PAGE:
SELECTION OF STEAM TRAP

The selection of steam traps for specific applications is made in two steps :

A. Choice of type
B. Choice of size

Before discussing these steps it is necessary to make a general comment from the economic point of view.
Giving as granted that the condensate must be discharged, it is highly important not to loose live steam in this process. Assuming that today’s cost of steam is approximately 0.02 U.S. $ to a kilogram ( and this is very conservative ) it follows that a trap, sized for 200 Kg / hour losing 10% of its steam, in a refinery onstream 24 hour / day, costs in one year ( 200 x 0.1 x 365 x 0.02 ) U.S. $ 146 .
If this refinery has 1000 traps incorrectly sized and therefore in such conditions, the loss will be 146000 U.S. $ per year !
One can easily calculate what happens if the trap has failed in the open position instead of just losing some steam. The choice of the type and size to a steam trap is a matter of great importance.


A. CHOICE OF TYPE

The main criteria for the selection of the type are (they cannot be listed in order of importance since it varies from application to application):

For specific suggestion see “ steam traps applications and selection “ table.


B. CHOICE OF SIZE

There are 3 parameters to take into account for a correct sizing :

1. Differential pressure
2. Condensate load to be discharged
3. Safety factor


1 – DIFFERENTIAL PRESSURE

The differential pressure is simply the difference between the pressure upstream and downstream of the trap.
When a trap discharges at the atmosphere the downstream pressure is zero ( we always refer to relative and not absolute pressure ) and the differential pressure is the same of the line. When there is a condensate return system, there is always some pressure inside it due to friction and line lifting. The best way to know the value of downstream pressure ( also called backpressure ) is to install a pressure gouge just after the trap. If this is not practical one should calculate the amount of backpressure by formulas of pressure drop in water ducts adding approx. 0.1 bar for each meter of rise .


2 – CONDENSATE LOAD

This is the second parameter to be introduced into the capacity tables. For draining of steam mains the quantity of
condensate is related to the size of the pipe, to the steam pressure, to the efficiency of thermal insulation, to the
outside temperate, to the wind force if any and to the temperature of the line ( cold start – up or running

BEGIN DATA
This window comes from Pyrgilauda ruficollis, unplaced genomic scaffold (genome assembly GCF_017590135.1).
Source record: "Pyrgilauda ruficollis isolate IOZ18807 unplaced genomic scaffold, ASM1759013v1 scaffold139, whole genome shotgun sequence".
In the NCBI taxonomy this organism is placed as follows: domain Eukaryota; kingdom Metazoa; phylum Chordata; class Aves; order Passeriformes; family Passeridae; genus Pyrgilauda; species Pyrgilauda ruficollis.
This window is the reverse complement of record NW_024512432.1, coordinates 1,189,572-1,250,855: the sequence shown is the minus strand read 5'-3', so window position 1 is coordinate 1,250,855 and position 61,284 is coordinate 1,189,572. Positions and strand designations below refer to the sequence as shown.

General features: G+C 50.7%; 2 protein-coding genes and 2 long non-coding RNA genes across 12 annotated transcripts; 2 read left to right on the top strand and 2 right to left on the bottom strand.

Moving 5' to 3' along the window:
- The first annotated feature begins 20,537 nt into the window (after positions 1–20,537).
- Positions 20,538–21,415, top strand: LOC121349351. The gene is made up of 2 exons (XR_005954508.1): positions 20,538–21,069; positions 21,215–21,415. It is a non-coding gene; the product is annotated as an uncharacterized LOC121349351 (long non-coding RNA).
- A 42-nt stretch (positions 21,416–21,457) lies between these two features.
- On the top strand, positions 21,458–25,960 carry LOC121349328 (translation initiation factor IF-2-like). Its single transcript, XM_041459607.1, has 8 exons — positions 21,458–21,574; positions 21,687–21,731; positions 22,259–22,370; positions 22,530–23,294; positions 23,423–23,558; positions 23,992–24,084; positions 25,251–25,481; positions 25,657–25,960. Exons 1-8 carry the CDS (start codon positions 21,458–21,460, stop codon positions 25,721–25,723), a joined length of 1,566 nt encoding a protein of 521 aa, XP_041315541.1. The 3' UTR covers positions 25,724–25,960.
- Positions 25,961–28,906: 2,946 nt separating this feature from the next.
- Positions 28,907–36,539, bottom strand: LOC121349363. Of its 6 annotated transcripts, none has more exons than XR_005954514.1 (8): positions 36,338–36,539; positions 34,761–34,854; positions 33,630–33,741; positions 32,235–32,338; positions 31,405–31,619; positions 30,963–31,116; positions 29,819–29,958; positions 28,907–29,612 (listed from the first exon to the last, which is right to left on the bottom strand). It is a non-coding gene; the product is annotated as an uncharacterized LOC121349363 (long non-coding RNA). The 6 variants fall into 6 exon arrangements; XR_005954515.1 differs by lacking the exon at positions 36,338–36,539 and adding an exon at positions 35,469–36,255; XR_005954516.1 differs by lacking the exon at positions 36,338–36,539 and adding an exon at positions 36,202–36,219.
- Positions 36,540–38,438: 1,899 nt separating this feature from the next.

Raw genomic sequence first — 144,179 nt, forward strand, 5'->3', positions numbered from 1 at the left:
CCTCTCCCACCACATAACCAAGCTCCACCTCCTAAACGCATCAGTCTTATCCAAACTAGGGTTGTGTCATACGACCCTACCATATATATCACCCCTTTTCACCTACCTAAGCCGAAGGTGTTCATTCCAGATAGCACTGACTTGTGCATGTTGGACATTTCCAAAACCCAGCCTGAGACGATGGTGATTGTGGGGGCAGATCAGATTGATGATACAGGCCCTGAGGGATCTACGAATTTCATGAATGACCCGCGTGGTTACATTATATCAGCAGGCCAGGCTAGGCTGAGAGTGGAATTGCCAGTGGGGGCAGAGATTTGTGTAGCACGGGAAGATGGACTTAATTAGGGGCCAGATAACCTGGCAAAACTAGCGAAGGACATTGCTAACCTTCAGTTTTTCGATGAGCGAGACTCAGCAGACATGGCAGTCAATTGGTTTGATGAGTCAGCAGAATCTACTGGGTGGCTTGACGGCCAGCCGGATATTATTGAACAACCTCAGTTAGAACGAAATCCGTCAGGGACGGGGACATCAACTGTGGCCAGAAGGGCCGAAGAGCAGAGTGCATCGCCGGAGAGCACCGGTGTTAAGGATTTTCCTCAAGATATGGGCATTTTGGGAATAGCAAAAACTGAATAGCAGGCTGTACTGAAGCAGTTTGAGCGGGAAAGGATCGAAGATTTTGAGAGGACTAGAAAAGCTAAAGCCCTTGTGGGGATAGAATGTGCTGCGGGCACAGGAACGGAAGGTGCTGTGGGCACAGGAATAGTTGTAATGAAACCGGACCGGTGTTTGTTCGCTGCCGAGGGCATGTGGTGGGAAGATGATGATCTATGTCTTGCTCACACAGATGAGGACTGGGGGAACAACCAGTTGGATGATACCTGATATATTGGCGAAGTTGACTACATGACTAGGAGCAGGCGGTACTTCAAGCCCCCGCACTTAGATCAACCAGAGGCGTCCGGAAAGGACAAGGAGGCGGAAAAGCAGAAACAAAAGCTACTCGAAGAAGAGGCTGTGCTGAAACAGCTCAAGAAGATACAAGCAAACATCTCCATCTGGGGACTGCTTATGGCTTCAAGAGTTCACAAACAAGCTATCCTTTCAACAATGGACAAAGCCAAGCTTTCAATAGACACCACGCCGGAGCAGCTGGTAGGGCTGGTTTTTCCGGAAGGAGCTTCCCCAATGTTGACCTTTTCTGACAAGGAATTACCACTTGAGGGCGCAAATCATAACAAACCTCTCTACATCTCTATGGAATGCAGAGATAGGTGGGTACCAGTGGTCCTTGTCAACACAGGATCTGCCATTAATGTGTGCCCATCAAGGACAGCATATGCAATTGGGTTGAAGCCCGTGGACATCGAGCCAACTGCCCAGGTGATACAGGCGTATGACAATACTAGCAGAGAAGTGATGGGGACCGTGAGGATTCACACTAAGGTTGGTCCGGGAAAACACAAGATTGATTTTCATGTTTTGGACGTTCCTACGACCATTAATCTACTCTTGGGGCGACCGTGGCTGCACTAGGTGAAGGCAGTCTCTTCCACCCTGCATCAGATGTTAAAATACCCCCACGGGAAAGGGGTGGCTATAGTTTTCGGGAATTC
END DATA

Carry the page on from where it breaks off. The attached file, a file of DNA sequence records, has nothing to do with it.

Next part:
conditions ). In all the other applications traps are used to drains machines utilizing steam as a heating medium.
In these cases the quantity of condensate to be removed will be equal to the amount of steam used by the
machines to give the desired performance .


3 – SAFETY FACTOR

For many reasons the steam trap will be not able to handle on field the condensate loads given in the capacity tables. These reasons are :

Moreover there may be incorrect assumptions in the condensate load calculation and it is necessary to take into account that at cold start – up the quantity of condensate to be discharged is a lot more than at running conditions. To summarize, the size of the trap is selected entering the capacity tables with the differential pressure and with the condensate load multiplied by the safety factor. A minimum safety factor 1.2 / 1.5 must be always taken into consideration. Higher safety factors 2 / 4 are required for certain applications .


INSTALLATION

Specific suggestions for a correct installation depend on the application and on the type of select trap. The
following are some general comments :

 

STEAM TRAP SELECTION AND APPLICATIONS
D = Thermodynamic
T = Balanced pressure thermostatic
B = Bimetallic thermostatic
I = Inverted bucket
G = Ball float with thermostatic air vent

 

APPLICATIONS TRAP CHOICE
STEAM MAINS D – T
TRACING LINES D – B
THANKS Storage tanks B - T
Oil tanks
Asphalt tanks
Dye vats
Evaporators
Blenders
Suction heaters
HEATHER BATTERIES Unit heaters G – I
Drying rooms
Greenhouse coils
Fin coils
Sugar dryers
PANS Jacketed pans G – I
Tilting kettles
Brew kettles
Candy kettles
Cheese kettles
Submerged coils
HEAT EXCHANGERS Water heaters G – I
Fuel oil preheaters
Plating tanks
DRYING CILINDERS Paper dryers G – I
Pulp dryers
Rotary dryers
Calenders
PRESSES Plywood presses D – T
Molding presses
Tire mold presses
Vulcanzing presses
Milk dryers
OVENS Dressing sterilizers G – T
Pressure cookers
Autoclaves
Drum dryers
IRONING MACHINES I – D
TURBINES D – I
MARINE APPLICATIONS D – B